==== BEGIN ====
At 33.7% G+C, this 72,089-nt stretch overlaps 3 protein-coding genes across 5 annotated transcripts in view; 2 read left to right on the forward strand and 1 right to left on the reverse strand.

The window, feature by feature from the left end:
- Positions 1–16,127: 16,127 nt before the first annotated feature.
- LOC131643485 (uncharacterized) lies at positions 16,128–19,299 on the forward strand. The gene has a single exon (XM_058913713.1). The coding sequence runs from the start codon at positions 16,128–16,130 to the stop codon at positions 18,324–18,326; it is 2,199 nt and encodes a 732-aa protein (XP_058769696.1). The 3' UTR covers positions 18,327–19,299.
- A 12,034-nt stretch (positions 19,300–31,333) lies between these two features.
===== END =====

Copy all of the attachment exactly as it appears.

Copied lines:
At 33.7% G+C, this 72,089-nt stretch overlaps 3 protein-coding genes across 5 annotated transcripts in view; 2 read left to right on the forward strand and 1 right to left on the reverse strand.

The window, feature by feature from the left end:
- Positions 1–16,127: 16,127 nt before the first annotated feature.
- LOC131643485 (uncharacterized) lies at positions 16,128–19,299 on the forward strand. The gene has a single exon (XM_058913713.1). The coding sequence runs from the start codon at positions 16,128–16,130 to the stop codon at positions 18,324–18,326; it is 2,199 nt and encodes a 732-aa protein (XP_058769696.1). The 3' UTR covers positions 18,327–19,299.
- A 12,034-nt stretch (positions 19,300–31,333) lies between these two features.